Reduce Your Carbon Footprint: Changes You Can Make At Home Today
If you were to look up the term “carbon footprint calculator” in a search engine right now, you would be met with a slew of websites offering to help you quantify your carbon impact on the planet. And when you’ve finally finished the questionnaire, it can be hard not to feel overwhelmed by the numbers that you see.
What do you mean my household electricity accounts for 26,525 lbs of carbon per year?
What do you mean the car I drive to commute to work accounts for 9,075 lbs of carbon per week?
What do you mean the average waste emissions for an American household of 2 people is 1,383 lbs? And I produce HOW much?
That can’t be right!
So you use a different calculator, you know, for a second opinion. Except this other calculator includes carbon emissions produced by your consumption of goods and services, along with everything else. Then the unthinkable happens: you’re faced with an even larger number.
Cue the crippling eco-anxiety and regret for your carbon impact.
If this scenario sounds familiar to you, you’re not alone. A recent survey done by Yale University found that an all-time record of 70% of Americans are worried to some degree about climate change. That’s nearly three quarters of the third most populated country in the world!
It’s easy to judge yourself harshly for lifestyle practices that contribute to climate change, and feelings of guilt and shame for your impact go hand in hand with feelings of powerlessness. So what can you do to help ease this eco-anxiety?
Working toward reducing your carbon footprint and adopting more sustainable practices can often make a positive difference in your outlook, since living more in line with your personal values can help you cultivate your sense of self. Taking action, no matter how small, can also help reduce anxiety by making you feel like you’re contributing to the solution and not the problem.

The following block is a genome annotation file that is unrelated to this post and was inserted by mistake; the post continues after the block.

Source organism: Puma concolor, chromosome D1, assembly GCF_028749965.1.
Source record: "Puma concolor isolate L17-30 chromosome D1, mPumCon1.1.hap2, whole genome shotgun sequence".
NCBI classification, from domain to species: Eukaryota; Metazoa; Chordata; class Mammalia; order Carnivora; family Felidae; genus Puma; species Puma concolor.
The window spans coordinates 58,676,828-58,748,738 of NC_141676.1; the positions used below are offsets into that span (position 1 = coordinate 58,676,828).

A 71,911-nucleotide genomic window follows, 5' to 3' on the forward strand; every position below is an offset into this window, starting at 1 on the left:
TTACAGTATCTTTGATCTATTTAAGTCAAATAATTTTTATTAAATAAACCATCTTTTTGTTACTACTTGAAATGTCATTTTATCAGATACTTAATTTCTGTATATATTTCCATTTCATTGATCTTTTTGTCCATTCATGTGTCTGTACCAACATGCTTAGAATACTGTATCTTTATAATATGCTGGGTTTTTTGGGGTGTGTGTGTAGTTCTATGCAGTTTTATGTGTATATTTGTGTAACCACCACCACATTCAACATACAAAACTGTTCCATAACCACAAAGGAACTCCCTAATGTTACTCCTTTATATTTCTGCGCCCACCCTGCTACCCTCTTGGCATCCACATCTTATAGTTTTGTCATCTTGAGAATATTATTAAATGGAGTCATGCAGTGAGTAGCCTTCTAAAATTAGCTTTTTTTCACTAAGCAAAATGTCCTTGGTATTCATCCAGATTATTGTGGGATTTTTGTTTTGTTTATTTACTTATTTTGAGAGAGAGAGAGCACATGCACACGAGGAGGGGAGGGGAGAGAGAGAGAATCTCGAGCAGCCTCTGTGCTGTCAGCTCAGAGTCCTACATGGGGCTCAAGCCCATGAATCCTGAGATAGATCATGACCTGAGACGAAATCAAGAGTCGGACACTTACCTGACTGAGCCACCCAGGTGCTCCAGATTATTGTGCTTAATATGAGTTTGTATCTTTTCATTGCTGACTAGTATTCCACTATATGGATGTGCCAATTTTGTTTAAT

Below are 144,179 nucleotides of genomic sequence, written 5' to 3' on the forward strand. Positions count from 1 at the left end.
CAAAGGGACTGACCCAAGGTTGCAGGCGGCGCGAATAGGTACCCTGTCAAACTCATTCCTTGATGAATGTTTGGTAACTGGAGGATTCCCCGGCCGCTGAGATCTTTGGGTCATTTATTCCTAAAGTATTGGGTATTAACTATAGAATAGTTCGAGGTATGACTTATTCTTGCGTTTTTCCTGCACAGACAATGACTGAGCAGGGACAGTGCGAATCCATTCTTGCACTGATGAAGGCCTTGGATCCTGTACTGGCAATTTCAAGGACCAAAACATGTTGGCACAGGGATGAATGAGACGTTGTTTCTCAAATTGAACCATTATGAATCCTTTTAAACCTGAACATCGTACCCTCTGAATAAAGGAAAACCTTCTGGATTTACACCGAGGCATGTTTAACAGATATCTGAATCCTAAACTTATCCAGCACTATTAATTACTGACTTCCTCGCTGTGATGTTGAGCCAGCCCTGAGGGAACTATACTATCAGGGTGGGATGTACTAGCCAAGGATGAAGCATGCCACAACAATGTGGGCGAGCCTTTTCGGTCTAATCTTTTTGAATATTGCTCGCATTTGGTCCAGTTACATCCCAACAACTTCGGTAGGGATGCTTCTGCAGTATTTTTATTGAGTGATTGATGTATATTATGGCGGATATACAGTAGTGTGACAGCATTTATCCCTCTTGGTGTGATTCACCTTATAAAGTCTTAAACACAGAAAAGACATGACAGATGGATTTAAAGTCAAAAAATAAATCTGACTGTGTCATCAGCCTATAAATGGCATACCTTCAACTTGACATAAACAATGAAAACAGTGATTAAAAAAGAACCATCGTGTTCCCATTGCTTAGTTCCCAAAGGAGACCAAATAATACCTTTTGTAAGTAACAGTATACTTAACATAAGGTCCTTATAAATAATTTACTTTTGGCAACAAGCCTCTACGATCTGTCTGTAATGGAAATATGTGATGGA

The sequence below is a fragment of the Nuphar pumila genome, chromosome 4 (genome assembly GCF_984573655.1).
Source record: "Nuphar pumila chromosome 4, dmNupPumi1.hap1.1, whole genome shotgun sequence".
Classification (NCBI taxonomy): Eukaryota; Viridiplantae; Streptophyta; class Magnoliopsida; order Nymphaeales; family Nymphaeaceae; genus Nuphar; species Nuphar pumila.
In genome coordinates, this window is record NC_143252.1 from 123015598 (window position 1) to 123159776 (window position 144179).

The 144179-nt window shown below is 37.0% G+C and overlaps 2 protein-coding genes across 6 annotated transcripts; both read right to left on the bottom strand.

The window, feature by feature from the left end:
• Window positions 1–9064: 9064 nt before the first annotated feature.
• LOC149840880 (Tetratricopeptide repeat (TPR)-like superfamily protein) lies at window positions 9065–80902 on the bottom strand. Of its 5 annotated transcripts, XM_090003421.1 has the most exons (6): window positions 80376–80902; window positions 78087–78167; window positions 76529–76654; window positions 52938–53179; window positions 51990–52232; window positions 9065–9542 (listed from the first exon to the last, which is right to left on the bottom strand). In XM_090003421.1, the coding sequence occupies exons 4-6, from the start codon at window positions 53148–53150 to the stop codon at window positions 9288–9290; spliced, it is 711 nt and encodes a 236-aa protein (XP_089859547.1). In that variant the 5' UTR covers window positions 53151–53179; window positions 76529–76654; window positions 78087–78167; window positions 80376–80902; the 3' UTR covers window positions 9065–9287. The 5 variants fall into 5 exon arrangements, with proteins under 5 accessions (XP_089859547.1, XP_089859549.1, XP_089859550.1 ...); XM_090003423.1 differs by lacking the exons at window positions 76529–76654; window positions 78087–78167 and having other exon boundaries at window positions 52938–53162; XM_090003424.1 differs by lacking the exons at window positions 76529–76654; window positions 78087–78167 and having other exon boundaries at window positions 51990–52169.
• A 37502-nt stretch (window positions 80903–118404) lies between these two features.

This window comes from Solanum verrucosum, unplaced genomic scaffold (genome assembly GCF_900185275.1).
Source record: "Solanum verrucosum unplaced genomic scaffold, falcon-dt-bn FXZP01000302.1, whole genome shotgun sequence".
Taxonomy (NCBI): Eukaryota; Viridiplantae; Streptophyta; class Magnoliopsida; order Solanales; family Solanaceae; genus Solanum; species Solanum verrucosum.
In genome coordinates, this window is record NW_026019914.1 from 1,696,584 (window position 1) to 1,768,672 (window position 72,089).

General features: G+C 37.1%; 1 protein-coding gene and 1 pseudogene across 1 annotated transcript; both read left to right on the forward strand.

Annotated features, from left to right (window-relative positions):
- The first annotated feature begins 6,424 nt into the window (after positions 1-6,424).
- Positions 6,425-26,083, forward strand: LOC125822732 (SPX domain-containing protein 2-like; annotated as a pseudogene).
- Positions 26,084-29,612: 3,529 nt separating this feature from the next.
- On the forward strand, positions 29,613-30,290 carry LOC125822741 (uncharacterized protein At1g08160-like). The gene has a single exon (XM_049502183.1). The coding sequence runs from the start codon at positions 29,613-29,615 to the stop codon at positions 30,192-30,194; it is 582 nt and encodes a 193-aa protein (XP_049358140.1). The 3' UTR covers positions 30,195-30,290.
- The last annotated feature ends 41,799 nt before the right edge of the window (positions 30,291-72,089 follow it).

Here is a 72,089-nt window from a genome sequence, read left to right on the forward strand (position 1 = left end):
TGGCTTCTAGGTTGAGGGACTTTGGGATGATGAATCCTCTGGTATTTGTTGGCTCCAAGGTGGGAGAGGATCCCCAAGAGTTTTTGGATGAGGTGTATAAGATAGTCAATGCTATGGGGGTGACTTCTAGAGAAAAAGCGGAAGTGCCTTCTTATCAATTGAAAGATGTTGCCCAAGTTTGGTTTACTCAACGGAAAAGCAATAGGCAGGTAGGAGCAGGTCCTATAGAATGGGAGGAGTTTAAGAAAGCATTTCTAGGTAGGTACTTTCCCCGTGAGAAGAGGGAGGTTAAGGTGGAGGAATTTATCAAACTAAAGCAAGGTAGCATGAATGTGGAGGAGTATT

The Environmental Protection Agency (EPA) has identified transportation, energy use, and waste disposal as some of the top contributors to a household’s emissions. You can start the process of reducing your carbon footprint by identifying which of these three categories you want to focus on first.
One of the most effective ways to begin thinking about how to reduce your carbon footprint is to reconsider how much, and how often, you travel. When you are able, try taking a train, bus or better yet, ride a bike. If you still need to drive a car to get around (since not everyone has access to a robust public transportation system), consider these tips for making your trip more eco friendly:
- Regularly service your car to keep it working efficiently
- Check your tires to make sure the tire pressure is not low
- Use cruise control on long drives
- Be gentle with the gas pedal
- Carpool as often as possible
Homes use large amounts of energy for heating, cooling, lighting, and many other functions. Making even small changes to these functions can make a big difference. Consider the following:
- Turn down the heat and water heater
- Turn off lights and unplug appliances when not in use
- Use a laptop vs a desktop computer
- Replace incandescent lights with LED lights
- Choose renewable energy when possible
According to the EPA, Americans generate about 258 million tons of trash a year, 169 million tons of which ends up in landfills and incinerators! The goal is to reduce the amount of solid waste that goes to the landfill, which in turn will reduce the amount of greenhouse gasses emitted from their decomposition. Here are some tips:
- Reduce your consumption of products
- Reuse or repair items before throwing them away
- Recycle any paper, plastic, aluminum or steel
- Lower your food waste by freezing leftovers and eating them
- Compost the food you are not able to consume
While you’re working on reducing your carbon impact, try your best not to get overwhelmed. As you start making changes, you’ll realize there are hundreds of things you can do to live a little more sustainably. The key is to pick your battles, and work out where you can get the most return on your effort. You can’t do it all, but you can do your best.
Find this article in the February 2022 issue of Green Living Magazine by clicking here!